In June of 2022 rock group Orleans filed a class action lawsuit with the court in Nashville against Warner Music Group and Warner Records over foreign streaming royalties. Orleans achieved its biggest success in the mid 1970’s with the hits “Dance with Me” and “Still the One.”
The dispute involves the contention that Warner has been deducting royalties through international “intercompany charges.” This is where Warner’s foreign affiliated companies take a percentage of what the label pays the recording artist.
Two members of Orleans (John Hall and Lance Hoppen) allege that they were not advised and did not know about these deductions and believed they had a 50/50 royalty split with Warner.
Plaintiff’s claim that Warner “sought to minimize the revenues paid to plaintiffs and Class Members for digital streams by engaging in improper accounting practices for earnings generated outside of the United States.” This type of claim reminds me of the history in the film industry of “creative accounting” litigation.
Nowadays, we have digital distribution, which obviously does not involve shipping and selling physical product, so there are fewer expenses. Plaintiffs assert that Warner failed to disclose this foreign royalty deduction and the fee is “a relic of the days when the collection of revenues from foreign record sales entailed significant labor as opposed to the relatively frictionless methodology by which digital service providers can compensate rightsholders for the use of their services across multiple territories. In such instances, the cost of foreign collection are negligible, and the grossly deficient payment of foreign royalties by defendants simply reflects their ability to manipulate their foreign affiliate practices with no commercial justification beyond self-enrichment.”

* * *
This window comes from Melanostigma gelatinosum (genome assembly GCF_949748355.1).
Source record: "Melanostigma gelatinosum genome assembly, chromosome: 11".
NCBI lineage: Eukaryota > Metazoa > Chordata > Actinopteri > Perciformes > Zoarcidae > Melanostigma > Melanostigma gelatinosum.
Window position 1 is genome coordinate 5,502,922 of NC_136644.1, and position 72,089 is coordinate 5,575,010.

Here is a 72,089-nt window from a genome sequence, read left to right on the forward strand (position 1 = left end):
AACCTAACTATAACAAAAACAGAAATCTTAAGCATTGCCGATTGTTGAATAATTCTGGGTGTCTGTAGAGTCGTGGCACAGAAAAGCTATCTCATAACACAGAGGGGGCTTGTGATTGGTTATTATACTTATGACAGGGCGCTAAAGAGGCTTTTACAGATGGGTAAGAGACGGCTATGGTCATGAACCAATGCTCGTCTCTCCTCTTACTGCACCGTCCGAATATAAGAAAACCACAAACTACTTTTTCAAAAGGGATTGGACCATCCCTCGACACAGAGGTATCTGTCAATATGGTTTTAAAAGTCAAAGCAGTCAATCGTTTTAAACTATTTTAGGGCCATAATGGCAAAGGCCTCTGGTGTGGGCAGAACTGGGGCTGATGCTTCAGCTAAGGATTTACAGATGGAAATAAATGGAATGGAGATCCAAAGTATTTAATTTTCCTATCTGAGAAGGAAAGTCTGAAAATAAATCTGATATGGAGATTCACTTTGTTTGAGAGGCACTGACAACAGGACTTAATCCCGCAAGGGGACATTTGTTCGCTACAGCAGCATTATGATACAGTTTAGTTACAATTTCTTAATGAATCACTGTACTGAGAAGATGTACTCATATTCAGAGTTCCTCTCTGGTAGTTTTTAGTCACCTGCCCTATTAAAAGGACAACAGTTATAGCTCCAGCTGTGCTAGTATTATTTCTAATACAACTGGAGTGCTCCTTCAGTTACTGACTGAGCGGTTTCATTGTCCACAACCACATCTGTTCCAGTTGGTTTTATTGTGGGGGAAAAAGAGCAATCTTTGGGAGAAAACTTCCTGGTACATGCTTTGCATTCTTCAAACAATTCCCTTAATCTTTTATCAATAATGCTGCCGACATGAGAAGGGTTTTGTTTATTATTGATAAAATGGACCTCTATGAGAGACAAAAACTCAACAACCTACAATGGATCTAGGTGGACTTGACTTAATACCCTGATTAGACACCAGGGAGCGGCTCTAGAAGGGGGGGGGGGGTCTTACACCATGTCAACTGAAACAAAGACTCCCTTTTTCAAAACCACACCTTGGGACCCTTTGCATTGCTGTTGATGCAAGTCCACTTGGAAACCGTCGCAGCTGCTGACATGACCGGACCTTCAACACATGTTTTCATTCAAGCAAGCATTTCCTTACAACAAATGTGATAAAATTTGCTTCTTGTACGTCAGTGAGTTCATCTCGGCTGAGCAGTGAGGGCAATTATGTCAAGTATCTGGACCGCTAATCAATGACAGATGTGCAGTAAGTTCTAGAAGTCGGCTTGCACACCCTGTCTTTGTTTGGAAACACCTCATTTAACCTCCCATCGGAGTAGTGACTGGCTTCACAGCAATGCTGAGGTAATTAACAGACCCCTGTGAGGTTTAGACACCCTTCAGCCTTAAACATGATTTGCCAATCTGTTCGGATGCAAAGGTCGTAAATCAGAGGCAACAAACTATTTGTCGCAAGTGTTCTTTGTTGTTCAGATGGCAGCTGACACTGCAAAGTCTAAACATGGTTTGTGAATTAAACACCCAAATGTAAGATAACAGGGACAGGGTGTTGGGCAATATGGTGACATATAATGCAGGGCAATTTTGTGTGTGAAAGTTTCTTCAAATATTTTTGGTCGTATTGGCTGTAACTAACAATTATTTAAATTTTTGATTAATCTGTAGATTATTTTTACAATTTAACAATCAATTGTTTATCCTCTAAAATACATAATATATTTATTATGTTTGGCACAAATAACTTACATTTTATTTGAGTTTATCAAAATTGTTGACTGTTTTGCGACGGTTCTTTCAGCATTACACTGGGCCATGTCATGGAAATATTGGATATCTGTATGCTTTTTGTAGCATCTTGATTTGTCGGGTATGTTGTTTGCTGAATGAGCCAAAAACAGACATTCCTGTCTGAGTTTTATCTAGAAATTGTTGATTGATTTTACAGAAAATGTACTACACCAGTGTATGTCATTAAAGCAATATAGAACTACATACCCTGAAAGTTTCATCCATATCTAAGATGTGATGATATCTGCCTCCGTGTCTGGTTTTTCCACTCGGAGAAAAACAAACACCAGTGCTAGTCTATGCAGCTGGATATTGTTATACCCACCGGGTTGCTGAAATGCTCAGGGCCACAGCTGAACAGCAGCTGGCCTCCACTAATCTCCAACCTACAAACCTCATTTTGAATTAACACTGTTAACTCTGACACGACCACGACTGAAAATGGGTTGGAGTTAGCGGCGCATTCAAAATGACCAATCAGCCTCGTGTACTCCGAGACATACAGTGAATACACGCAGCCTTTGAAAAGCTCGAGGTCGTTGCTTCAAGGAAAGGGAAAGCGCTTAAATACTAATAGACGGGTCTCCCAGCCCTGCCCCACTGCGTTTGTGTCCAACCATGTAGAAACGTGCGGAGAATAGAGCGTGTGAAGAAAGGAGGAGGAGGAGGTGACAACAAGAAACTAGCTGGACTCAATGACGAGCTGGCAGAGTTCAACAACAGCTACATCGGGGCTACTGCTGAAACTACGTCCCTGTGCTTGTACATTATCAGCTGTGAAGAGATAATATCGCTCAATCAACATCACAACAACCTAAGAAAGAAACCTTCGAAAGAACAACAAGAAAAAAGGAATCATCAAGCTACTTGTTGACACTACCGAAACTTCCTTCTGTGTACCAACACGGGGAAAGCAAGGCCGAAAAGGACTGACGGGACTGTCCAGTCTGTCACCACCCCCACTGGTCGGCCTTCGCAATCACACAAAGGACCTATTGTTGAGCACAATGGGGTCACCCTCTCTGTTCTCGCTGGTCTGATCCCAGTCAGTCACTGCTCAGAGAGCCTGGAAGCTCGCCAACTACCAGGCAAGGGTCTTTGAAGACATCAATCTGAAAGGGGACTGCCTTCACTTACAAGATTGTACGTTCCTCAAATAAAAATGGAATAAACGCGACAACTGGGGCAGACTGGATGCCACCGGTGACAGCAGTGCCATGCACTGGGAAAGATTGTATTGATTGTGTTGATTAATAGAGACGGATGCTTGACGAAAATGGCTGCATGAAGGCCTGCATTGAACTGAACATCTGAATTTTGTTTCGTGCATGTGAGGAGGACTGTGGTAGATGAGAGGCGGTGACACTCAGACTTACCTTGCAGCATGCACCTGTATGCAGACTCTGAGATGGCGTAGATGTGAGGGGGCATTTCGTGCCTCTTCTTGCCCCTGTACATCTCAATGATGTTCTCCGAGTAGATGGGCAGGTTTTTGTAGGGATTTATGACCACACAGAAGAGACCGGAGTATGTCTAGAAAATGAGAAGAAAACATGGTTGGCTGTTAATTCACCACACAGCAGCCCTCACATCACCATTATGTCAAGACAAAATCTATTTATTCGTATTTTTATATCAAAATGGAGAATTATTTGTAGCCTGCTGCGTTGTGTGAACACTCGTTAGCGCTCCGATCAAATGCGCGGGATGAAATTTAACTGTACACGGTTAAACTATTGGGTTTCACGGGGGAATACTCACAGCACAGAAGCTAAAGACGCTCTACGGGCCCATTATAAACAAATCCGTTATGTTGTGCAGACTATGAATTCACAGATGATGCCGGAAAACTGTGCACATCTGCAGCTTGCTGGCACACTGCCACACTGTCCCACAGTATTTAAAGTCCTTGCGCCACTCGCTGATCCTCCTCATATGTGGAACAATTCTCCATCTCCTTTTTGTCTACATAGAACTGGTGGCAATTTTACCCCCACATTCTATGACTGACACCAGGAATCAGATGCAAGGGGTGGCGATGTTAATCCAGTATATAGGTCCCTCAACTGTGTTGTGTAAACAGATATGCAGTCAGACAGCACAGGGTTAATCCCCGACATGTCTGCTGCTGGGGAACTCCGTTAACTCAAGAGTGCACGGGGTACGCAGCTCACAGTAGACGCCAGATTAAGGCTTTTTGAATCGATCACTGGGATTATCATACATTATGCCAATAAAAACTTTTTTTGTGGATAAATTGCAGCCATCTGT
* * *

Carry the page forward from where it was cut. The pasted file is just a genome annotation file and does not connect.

Plaintiffs contend they should have (and thought they were) being paid streaming income based on “at-source income,” meaning what the label was paid by a streaming service, and not what was received by Warner in the U.S. after foreign subsidiaries had taken a percentage of the income.
Of course, when Orleans entered into their recording contract, streaming did not exist. Major label recording contracts are quite long and complex. And they invariably have a number of options that the label can exercise to extend the contract for many years. Artists must make sure they have an experienced and independent music attorney to represent their best interests. The artist should make sure they understand all the provisions of the contract. If an artist is under an old recording contract, it may be advisable to contact the label and try to revise the agreement to provide for things like streaming income. This is something that should be discussed with an artist’s representatives.
This case has not been certified yet as a class action. If it is, my guess is it will settle as very substantial amounts of money could be at issue and Warner will not want to risk the court establishing a bad precedent.